The developing space of the city played an important role in the production of Japanese modernity. This was especially true in the years following the Great Kanto Earthquake of 1923. However, hindered by various legal and economic concerns, urban planners were unable to fully realize their transformation of Tokyo. On the other hand, planners and bureaucrats perceived Japan’s puppet state of Manchukuo (1932-1945) as a “blank slate” which could be developed without constraint. Their vision, coupled with the desire to develop new spaces for population overflow and industrial development, led to an ambitious, continental building boom.

My paper investigates the possible meaning of these spaces for an urban demographic still living in Japan. I focus upon images of the new Manchurian capital of Xinjing in Manshū Gurafu (1933-1944) – a monthly magazine that was distributed to major urban centers in Japan – to first identify the means used to laud the new buildings, parks, and wide boulevards. Then, I investigate how the subject of these images began to change in the late 1930s, a time marked by war and pressure for Japanese continental emigration. In contrast with the themes of self-sacrifice in the metropole featured in contemporaneous magazines such as Asahi Gurafu, Manshū Gurafu presented to its readers a picture of middle-class life on the continent filled with leisure, prosperity, and consumption. These images not only obscured ongoing violence on the continent but also posited the ideal urban modernity of Manchuria as an escapist safe haven in a time of conflict.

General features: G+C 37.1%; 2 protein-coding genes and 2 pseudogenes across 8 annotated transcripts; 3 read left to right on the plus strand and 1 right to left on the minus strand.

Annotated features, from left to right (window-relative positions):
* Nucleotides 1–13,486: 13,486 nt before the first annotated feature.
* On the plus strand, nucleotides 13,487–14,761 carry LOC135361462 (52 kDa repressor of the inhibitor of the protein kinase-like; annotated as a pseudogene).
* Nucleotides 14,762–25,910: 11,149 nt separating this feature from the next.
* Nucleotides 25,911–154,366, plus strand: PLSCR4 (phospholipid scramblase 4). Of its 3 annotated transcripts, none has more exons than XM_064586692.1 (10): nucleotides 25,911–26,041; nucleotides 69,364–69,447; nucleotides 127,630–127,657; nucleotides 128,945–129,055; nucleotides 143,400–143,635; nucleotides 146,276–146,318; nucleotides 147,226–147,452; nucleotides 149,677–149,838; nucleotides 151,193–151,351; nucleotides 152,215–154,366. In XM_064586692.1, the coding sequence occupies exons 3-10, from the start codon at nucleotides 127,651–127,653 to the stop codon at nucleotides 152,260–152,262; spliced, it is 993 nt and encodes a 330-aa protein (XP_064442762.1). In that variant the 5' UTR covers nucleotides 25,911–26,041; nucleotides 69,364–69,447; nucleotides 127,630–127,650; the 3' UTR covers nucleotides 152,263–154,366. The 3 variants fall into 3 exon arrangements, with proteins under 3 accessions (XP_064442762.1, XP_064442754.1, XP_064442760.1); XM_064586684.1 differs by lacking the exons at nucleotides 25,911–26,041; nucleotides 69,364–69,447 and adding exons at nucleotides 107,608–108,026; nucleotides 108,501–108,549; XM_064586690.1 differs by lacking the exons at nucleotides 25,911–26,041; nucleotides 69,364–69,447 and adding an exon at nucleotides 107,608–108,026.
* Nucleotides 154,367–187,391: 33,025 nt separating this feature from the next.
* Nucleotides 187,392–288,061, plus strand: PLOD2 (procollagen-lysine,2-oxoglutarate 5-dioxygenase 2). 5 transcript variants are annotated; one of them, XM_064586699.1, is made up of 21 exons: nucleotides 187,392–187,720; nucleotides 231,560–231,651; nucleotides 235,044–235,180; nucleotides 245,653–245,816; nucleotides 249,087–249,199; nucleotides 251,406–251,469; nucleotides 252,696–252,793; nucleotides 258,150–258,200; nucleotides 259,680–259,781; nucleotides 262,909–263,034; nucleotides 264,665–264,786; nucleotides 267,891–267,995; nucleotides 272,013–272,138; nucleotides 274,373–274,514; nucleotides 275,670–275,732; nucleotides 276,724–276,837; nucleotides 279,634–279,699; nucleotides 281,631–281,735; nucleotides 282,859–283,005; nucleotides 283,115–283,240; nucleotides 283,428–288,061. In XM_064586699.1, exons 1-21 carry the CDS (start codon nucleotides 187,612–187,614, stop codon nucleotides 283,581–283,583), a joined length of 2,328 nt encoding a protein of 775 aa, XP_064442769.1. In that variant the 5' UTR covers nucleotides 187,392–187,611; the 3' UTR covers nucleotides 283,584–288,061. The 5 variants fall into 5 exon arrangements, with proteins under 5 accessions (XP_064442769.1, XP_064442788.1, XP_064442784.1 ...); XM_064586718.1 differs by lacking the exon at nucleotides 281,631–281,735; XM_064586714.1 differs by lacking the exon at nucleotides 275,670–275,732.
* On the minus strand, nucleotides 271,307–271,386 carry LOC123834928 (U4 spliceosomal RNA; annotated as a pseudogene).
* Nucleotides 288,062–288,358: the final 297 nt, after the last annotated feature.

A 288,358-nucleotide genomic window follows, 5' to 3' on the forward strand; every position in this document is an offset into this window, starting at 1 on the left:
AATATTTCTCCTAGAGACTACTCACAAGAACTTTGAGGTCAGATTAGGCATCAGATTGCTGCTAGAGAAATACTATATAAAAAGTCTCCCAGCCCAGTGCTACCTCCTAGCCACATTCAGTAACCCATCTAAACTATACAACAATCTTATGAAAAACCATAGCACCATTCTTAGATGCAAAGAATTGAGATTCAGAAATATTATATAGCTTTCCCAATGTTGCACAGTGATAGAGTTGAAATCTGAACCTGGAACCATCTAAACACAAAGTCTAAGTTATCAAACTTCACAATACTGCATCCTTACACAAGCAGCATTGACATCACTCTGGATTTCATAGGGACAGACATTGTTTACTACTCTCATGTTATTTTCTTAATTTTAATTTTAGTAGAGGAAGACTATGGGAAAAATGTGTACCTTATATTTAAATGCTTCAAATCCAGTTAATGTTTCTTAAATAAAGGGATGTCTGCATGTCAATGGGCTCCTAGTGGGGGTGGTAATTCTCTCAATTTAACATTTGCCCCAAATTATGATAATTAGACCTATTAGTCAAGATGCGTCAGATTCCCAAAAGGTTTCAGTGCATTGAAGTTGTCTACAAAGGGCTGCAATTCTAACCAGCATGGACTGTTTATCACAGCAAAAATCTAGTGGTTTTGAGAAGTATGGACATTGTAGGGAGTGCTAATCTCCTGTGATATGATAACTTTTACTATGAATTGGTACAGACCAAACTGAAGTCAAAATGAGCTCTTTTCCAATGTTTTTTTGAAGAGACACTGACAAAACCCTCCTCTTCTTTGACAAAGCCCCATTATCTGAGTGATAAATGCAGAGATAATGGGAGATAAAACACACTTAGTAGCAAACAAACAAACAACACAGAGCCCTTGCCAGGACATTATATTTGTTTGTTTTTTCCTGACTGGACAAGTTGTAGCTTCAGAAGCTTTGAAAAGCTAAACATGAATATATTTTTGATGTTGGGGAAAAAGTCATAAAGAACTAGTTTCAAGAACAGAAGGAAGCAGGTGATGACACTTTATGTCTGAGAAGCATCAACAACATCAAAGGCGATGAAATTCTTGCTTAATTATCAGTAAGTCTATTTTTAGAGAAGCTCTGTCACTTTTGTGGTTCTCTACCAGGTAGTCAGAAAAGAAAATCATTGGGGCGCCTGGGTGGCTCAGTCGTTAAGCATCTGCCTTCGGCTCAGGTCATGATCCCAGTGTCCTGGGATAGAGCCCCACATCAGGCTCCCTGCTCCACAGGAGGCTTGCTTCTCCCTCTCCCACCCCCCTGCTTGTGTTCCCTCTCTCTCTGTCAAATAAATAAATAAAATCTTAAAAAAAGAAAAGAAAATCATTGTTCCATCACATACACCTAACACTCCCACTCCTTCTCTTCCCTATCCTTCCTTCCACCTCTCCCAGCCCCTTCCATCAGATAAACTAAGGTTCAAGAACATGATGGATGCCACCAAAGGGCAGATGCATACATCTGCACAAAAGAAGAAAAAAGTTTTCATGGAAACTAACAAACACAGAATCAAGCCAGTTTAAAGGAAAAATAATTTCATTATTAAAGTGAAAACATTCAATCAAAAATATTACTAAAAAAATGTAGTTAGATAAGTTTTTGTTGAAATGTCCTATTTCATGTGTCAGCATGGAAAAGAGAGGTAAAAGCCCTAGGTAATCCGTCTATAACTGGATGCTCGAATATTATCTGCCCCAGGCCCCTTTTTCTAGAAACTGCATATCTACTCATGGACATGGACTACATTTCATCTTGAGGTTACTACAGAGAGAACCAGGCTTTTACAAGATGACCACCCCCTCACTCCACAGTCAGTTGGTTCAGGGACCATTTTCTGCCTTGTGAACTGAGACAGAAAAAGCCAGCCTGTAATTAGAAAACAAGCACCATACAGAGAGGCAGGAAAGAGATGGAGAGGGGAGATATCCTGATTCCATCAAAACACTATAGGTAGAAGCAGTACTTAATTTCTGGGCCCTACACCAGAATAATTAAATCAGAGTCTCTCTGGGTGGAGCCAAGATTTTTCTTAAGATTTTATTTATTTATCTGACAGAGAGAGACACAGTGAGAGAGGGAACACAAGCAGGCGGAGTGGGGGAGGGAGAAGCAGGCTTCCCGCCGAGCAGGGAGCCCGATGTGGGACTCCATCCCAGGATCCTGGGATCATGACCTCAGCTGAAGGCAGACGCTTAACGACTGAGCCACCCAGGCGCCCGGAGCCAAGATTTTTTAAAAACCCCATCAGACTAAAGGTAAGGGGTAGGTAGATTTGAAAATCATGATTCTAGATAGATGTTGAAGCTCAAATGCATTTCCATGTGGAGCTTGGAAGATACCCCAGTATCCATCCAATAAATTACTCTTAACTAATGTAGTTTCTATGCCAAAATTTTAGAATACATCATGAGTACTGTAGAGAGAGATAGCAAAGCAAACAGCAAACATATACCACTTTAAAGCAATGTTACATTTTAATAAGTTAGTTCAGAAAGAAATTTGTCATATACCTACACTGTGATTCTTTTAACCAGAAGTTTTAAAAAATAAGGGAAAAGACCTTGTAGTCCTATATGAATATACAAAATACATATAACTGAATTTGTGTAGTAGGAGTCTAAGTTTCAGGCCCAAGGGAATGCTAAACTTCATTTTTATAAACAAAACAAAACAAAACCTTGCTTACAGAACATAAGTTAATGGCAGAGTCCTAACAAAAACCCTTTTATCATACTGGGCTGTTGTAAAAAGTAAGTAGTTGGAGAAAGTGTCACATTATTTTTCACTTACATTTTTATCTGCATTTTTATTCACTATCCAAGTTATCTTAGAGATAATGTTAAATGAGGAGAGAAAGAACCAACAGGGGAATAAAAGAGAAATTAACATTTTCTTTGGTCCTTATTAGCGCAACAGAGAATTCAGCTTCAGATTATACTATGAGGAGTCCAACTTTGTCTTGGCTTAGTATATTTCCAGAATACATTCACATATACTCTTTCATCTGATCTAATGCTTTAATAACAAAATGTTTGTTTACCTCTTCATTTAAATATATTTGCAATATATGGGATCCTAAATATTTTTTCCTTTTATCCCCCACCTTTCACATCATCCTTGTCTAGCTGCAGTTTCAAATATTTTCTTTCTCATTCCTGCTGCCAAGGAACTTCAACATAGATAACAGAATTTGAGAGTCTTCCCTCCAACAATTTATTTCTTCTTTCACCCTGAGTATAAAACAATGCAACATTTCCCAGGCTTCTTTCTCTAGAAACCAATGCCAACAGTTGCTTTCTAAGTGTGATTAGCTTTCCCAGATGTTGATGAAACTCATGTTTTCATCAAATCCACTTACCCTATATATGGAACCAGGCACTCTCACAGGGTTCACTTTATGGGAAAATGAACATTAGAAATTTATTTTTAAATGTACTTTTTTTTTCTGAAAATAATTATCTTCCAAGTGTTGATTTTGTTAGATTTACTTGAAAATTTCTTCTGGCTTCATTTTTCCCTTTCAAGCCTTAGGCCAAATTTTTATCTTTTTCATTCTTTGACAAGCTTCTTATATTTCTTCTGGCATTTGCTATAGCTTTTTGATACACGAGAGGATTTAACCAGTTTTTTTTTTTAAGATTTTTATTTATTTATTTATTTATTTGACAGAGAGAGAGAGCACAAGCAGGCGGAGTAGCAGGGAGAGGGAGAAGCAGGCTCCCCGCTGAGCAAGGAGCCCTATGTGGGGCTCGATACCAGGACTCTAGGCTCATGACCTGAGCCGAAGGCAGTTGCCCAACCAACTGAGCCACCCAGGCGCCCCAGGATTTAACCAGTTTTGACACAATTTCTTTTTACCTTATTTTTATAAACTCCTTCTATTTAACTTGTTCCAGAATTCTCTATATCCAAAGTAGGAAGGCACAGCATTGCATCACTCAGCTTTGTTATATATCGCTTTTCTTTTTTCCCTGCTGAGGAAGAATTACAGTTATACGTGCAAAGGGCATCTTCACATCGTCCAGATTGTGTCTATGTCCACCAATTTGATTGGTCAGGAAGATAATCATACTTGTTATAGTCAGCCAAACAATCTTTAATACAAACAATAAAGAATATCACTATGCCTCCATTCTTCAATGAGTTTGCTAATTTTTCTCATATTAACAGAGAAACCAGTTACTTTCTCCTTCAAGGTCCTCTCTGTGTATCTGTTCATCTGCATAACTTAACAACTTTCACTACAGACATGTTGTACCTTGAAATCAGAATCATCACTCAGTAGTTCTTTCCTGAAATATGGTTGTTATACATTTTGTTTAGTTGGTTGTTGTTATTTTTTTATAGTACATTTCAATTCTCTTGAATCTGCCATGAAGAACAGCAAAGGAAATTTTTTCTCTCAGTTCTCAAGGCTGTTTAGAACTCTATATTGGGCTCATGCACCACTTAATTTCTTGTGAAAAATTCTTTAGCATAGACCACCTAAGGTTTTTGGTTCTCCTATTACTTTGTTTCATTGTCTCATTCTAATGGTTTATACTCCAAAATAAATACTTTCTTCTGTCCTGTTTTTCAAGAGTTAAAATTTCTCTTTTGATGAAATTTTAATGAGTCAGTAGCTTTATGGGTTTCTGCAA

Discussant: Nancy Lin, University of Chicago

Discussant: Olivier Krischer, University of Tsukuba